With the Kingsland train regularly whizzing past and the undersized Mobil petrol station completing the humble backdrop, Eden Park Outer Oval is a world away from the drama and intrigue of the Adelaide Oval.
And as Ben Stokes trudged from the sun-baked field, head bowed while he hit the rope with his bat on the slow walk back to Canterbury's tent after being dismissed for 34 off 41, the suspended English all-rounder's struggles looked to rest heavily on his broad shoulders.
It was a similar theme with the ball. Stokes' body language hardly improved after opening the second innings. After some brief success sedating Colin Munro, the brutal Black Caps batsman unleashed to hit Stokes for three boundaries in one over en route to an unbeaten, match-winning 174 off 118. Munro recorded Auckland's highest one-day score, blasting six sixes and taking full advantage of the miniature venue.
Munro let Stokes know about it too; the pair kicking off a verbal spat, with the umpire telling them to cool it.
Stokes' frustrations stem not just from failing to reach performance expectations, but also from his state of limbo.
The England vice-captain should not be here, playing in-front of 100-odd people on a typically laid back Kiwi summer afternoon. Not when the engrossing Ashes is in full swing.
Ironically both matches, this a low-key 50 over encounter Auckland won by seven wickets, charged gold coin entry. And yet with the second Ashes test entering the fifth day, the contrasting fixtures could not be further apart in significance and prestige.
Stokes' role in a Bristol street brawl in late September landed him in this bizarre situation – returning to Christchurch, his city of birth, to rebuild his confidence and career while prosecutors decide whether to press charges, leaving his English counterparts in an Ashes hole.
Strangely, Canterbury are more than willing to ignore the ongoing controversy. Innocent until proven guilty, of course. But that alone was enough for Stokes to lose a $200,000 bat sponsorship deal.
Opinion of his involvement in the incident and subsequent punishment, even among England supporters who came to watch Stokes on Wednesday, continues to be divided.
"If you take cricket out of the equation and look at what he has actually done… if you did that in any other line of work you'd probably be sacked," Oxford-raised Andy Stock said.
"So the fact he's got a chance of playing in the Ashes is questionable, but at the same time I want to see him play. He's probably our most important player; he can bat, bowl, field. He brings so much to the team."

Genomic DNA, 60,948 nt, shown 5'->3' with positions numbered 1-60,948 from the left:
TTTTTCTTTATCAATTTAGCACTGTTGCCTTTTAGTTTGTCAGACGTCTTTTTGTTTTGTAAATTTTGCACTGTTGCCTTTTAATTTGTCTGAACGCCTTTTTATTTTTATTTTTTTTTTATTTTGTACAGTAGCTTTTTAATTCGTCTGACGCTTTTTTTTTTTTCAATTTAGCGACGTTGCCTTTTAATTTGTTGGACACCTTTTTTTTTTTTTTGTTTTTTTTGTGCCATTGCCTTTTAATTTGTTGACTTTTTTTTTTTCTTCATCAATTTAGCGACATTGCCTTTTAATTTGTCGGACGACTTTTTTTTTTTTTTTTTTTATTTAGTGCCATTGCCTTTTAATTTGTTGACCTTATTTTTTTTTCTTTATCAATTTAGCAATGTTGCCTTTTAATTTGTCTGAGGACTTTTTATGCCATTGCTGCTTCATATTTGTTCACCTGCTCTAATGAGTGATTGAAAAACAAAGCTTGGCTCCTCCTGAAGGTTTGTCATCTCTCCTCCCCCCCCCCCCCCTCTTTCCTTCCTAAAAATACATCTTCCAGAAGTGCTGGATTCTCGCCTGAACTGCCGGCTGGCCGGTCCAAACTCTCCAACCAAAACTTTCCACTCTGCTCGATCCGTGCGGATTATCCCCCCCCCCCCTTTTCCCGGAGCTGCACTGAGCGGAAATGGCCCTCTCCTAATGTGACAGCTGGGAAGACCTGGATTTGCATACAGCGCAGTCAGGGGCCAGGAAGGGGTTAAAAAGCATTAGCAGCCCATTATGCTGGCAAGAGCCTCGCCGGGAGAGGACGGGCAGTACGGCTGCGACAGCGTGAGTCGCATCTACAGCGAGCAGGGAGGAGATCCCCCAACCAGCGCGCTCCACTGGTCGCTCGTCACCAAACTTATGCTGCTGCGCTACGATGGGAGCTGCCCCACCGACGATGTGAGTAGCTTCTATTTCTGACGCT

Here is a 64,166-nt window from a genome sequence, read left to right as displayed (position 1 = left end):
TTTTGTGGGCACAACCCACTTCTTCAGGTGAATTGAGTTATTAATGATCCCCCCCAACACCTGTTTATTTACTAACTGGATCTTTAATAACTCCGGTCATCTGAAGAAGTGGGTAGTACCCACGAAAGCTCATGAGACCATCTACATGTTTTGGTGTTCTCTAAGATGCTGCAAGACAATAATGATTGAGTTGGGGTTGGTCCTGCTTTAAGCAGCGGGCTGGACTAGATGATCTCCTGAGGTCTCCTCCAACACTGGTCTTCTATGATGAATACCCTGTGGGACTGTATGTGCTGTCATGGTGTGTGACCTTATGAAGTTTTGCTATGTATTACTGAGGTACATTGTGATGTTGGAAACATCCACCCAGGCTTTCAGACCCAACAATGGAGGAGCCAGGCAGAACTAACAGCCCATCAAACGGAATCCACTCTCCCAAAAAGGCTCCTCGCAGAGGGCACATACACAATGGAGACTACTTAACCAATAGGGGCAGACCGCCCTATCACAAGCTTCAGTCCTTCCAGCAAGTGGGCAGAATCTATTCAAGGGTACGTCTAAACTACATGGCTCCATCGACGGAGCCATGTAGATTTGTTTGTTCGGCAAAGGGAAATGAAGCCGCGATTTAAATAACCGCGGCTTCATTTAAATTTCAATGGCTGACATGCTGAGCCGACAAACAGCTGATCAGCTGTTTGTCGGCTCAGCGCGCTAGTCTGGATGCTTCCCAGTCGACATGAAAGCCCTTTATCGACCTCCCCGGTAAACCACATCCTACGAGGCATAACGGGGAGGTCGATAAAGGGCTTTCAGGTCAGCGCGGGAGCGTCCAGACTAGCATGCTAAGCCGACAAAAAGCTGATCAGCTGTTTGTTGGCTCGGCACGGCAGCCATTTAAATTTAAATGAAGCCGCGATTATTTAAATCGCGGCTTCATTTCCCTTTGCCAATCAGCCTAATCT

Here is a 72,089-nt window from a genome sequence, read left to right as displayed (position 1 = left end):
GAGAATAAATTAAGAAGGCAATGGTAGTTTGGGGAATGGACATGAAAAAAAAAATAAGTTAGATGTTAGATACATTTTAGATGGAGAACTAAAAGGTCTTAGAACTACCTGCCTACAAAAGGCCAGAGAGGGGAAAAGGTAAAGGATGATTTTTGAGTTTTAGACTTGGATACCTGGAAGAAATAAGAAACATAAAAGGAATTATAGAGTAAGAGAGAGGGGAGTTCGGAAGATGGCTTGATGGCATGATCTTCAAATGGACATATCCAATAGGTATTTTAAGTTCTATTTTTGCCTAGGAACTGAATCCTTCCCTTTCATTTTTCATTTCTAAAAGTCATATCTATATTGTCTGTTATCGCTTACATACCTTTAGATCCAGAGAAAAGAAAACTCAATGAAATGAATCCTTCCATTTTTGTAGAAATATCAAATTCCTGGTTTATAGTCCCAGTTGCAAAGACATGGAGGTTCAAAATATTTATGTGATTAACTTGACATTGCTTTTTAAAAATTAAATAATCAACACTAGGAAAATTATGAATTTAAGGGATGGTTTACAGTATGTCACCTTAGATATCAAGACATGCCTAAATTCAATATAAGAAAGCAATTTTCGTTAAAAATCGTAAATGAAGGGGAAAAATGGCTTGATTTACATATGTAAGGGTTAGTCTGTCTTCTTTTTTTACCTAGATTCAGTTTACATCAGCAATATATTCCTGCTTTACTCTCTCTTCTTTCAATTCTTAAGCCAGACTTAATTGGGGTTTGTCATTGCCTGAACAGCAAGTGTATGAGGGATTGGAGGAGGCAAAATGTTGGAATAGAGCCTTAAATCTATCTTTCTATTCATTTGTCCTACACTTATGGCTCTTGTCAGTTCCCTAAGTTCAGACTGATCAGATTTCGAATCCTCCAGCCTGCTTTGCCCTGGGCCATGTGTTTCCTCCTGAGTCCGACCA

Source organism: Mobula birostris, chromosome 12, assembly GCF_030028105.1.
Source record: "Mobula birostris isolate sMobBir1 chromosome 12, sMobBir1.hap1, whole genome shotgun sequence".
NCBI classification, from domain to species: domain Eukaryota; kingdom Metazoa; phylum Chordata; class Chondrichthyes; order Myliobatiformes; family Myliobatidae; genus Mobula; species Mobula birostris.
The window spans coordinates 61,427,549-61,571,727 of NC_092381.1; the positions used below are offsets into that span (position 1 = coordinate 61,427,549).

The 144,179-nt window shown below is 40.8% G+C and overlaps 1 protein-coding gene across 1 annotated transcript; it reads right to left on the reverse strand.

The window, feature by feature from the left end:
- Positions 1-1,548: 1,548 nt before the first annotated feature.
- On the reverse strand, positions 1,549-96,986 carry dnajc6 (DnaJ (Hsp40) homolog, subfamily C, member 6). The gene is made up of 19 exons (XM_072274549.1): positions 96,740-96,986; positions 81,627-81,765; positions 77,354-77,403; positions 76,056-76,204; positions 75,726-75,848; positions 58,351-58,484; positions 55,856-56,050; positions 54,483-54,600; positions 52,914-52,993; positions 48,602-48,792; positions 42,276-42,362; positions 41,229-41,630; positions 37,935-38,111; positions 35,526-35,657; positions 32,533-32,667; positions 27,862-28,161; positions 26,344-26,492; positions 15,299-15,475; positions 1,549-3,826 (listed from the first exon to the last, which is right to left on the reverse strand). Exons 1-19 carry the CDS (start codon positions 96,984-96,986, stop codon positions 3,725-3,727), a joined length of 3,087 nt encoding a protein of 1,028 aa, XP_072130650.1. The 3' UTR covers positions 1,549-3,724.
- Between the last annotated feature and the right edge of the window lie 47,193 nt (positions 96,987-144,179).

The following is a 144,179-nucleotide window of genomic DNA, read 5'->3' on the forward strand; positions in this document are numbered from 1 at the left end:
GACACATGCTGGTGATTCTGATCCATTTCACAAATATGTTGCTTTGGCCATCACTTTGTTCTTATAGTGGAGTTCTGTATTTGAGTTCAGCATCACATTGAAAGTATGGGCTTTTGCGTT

Matthew Sansome, hailing from Aylesbury, Buckinghamshire, donned his England shirt alongside three Kiwi mates under an umbrella. Stokes' value as an extra seam option was enough to convince the Auckland Grammar Year 12 student he had to be included.
"The England Cricket Board made their mind up with the punishment but should we lose the second test, they have to call him up for Perth," he said. "It won't look good for the game – in terms of public image England will probably take a hit but in terms of trying to win the test match England stand a much better chance with Stokes than they do without him.
"With Ben Stokes you know he can change a game. My worry for him would be coming off what he has he's going to get sledged by not just the players but the crowd as well. Can he be mentally strong enough to block all that out?"
Stokes' knock here which featured four boundaries and lasted 11 overs represented an improvement on his first outing in Rangiora on Sunday, when he also came in at No 4 and made two from seven balls.
Rust was again evident in this, his second appearance since September. So, too, his effortless, game-changing power. With one blow, Stokes left Mitchell McClenaghan no chance despite the former Black Caps left-armer needing to cover all of 10 metres at long off.
But in between Stokes was scratchy, and his disappointing dismissal, trapped LBW while attempting to sweep a full delivery from legspinner Tarun Nethula when set, perhaps summed up his headspace.
Stokes claimed one outfield catch, and finished with 0-39 from seven overs, on the back of 0-49 from nine last weekend.
On a flat surface he largely bowled back-of-length and struggled for rhythm, overstepping once. McClenaghan's 4-41 and 1-30 from Black Caps quick Lockie Ferguson easily upstaged the 26-year-old Englishman.
Not a cloud in the sky, but clearly a few still lingering over this world-class cricketer.